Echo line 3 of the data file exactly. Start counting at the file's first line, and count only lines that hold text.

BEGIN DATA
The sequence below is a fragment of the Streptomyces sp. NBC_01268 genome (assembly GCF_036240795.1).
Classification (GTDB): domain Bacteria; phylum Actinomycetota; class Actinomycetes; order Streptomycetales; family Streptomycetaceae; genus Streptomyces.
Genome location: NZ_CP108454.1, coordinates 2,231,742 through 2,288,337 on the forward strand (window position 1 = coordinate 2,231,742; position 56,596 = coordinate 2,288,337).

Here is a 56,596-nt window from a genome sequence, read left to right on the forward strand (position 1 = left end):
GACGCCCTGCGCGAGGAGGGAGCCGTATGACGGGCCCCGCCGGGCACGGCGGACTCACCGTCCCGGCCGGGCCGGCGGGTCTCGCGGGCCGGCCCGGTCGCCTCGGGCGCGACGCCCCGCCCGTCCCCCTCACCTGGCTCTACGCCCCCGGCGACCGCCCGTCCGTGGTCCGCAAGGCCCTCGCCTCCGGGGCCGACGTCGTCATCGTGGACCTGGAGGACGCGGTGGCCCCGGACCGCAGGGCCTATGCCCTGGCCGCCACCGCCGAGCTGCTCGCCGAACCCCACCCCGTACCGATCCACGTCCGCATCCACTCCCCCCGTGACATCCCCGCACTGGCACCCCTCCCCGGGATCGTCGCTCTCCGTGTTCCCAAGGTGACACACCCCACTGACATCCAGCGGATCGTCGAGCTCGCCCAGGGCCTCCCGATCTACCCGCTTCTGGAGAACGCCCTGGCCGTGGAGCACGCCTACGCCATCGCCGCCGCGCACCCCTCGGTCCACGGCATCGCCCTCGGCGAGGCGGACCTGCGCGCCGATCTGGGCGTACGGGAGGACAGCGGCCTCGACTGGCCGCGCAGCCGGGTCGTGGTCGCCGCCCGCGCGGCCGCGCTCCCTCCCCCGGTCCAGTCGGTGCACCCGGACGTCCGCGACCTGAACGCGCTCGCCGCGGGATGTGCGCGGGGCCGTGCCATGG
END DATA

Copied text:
Genome location: NZ_CP108454.1, coordinates 2,231,742 through 2,288,337 on the forward strand (window position 1 = coordinate 2,231,742; position 56,596 = coordinate 2,288,337).